When we explore the question of truth and falsehood, Sri Aurobindo starts by distinguishing between what we can perceive and understand using our limited mental faculties, and the perception we gain when we move beyond reliance solely on the mental powers. The limitations of the mind build in automatically the dichotomy of truth and falsehood, because we cannot actually gain complete knowledge by the mind, and thus, even our most broadly framed understanding of truth is mingled with falsehood and limitation.
“It might almost be said that no mental statement of things can be altogether true; it is not Truth bodied, pure and nude, but a draped figure,–often it is only the drapery that is visible. But this character does not apply to truth perceived by a direct action of consciousness or to the truth of knowledge by identity; our seeing there may be limited, but so far as it extends, it is authentic, and authenticity is a first step towards absoluteness: error may attach itself to a direct or identical vision of things by a mental accretion, by a mistaken or illegitimate extension or by the mind’s misinterpretation, but it does not enter into the substance. This authentic or identical vision or experience of things is the true nature of knowledge and it is self-existent within the being, although rendered in our minds by a secondary formation that is unauthentic and derivative. Ignorance in its origin has not this self-existence or this authenticity; it exists by a limitation or absence or abeyance of knowledge, error by a deviation from truth, falsehood by a distortion of truth or its contradiction and denial. But it cannot be similarly said of knowledge that in its very nature it exists only by a limitation or absence or abeyance of ignorance: it may indeed emerge in the human mind partly by a process of such limitation or abeyance, by the receding of darkness from a partial light, or it may have the aspect of ignorance turning into knowledge; but in fact, it rises by an independent birth from our depths where it has a native existence.”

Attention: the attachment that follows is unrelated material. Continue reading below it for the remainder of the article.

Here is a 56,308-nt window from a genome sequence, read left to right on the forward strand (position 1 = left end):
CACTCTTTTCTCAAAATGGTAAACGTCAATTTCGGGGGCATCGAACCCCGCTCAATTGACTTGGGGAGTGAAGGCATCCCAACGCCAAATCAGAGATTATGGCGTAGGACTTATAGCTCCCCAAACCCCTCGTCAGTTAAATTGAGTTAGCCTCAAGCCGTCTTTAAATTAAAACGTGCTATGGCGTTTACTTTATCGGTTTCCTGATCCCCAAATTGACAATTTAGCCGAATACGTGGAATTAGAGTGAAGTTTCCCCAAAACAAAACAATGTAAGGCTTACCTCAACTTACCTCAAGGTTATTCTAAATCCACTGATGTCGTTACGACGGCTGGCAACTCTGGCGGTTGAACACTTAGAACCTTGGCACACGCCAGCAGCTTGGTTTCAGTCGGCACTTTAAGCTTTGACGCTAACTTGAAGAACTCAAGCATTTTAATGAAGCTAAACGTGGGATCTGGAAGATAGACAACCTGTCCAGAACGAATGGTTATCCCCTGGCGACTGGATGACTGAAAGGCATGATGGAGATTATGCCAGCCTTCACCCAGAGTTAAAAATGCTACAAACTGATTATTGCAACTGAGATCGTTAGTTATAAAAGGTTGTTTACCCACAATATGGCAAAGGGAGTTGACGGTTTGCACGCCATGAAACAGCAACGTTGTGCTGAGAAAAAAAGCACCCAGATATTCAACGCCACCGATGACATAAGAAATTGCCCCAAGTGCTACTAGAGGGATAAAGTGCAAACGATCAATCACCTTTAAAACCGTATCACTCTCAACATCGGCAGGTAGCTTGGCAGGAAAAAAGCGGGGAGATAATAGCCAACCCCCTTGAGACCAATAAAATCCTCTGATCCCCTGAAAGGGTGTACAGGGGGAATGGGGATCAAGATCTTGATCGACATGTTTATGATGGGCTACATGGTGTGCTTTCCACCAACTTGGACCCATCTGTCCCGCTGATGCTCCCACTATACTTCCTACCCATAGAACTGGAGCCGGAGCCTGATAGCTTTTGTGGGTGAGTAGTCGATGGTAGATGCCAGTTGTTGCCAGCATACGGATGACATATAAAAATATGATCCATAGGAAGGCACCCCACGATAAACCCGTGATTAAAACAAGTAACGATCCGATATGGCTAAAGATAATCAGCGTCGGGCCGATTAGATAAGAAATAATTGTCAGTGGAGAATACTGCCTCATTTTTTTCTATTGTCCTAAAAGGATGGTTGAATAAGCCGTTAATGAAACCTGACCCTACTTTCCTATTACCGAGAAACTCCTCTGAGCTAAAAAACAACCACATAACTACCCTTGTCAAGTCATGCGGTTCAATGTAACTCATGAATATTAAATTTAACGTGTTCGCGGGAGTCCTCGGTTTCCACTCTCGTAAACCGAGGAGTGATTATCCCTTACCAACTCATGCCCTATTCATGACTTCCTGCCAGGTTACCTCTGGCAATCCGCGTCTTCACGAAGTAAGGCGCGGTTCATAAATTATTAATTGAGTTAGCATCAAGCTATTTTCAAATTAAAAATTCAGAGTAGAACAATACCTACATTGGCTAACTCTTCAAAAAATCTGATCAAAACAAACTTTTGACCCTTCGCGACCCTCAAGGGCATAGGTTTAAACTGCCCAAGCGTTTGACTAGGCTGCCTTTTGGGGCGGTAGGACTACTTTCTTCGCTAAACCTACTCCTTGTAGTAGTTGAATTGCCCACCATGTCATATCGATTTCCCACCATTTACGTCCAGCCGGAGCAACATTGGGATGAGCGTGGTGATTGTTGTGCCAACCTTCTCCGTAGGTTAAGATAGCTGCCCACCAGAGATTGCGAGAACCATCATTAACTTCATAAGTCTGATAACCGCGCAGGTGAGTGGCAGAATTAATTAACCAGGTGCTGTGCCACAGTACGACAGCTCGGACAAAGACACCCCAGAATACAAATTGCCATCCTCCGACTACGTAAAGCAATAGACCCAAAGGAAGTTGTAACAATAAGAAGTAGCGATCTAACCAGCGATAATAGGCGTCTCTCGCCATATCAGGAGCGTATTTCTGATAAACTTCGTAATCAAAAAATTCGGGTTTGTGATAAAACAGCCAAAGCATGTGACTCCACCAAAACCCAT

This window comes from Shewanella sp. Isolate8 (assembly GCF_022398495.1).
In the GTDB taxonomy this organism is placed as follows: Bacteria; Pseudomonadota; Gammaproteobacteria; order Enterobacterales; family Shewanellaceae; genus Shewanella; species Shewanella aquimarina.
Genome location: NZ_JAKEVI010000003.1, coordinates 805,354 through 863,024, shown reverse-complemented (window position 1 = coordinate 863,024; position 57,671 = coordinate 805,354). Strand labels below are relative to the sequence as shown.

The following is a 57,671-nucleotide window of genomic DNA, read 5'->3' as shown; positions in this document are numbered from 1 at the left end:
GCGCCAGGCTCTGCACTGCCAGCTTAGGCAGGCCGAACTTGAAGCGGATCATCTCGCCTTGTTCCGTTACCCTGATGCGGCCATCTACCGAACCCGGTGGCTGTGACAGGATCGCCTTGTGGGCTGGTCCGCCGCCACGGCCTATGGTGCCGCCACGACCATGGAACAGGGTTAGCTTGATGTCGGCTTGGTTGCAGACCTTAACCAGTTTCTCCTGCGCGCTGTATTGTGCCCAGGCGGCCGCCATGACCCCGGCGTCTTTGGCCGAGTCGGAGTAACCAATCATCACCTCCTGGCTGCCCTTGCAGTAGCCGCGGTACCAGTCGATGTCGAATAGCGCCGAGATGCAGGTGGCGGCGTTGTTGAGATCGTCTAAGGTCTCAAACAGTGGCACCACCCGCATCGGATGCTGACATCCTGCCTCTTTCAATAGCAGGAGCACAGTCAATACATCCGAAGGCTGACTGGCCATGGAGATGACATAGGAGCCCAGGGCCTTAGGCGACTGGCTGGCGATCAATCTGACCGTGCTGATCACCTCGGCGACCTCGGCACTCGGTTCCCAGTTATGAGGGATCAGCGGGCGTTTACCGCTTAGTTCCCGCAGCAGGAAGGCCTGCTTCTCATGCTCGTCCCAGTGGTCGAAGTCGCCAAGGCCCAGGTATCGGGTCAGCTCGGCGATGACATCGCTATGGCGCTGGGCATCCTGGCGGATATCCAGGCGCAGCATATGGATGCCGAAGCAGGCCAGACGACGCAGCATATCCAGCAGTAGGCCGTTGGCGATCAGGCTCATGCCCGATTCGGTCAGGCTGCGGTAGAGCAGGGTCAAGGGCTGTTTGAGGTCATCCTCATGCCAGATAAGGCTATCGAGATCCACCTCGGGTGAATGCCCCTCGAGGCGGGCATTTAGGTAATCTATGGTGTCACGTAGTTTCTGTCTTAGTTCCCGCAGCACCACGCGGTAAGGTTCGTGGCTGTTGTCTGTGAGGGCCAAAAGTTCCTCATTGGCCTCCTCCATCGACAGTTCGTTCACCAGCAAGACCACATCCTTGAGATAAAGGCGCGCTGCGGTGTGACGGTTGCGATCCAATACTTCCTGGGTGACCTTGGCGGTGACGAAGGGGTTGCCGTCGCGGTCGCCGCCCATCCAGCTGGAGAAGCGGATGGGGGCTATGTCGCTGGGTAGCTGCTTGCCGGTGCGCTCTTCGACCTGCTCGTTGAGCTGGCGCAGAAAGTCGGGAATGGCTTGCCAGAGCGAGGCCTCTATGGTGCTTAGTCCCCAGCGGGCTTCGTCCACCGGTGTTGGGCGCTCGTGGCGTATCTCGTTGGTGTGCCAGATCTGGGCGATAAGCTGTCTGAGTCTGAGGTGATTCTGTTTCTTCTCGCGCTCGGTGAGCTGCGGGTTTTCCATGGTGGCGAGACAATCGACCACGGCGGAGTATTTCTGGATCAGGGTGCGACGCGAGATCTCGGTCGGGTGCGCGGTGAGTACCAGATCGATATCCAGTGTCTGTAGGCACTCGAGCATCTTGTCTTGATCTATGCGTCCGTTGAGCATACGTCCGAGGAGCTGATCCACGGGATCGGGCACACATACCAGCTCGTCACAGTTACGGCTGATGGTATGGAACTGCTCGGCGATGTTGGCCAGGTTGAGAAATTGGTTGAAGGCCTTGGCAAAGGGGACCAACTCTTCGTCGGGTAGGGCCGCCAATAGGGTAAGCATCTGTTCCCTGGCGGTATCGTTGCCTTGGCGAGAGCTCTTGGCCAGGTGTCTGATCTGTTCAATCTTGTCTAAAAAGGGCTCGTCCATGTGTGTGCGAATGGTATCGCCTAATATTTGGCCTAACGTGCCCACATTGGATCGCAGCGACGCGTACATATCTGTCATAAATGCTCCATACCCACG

Sri Aurobindo, The Life Divine, Book 2, Part I, Chapter 14, The Origin and Remedy of Falsehood, Error, Wrong and Evil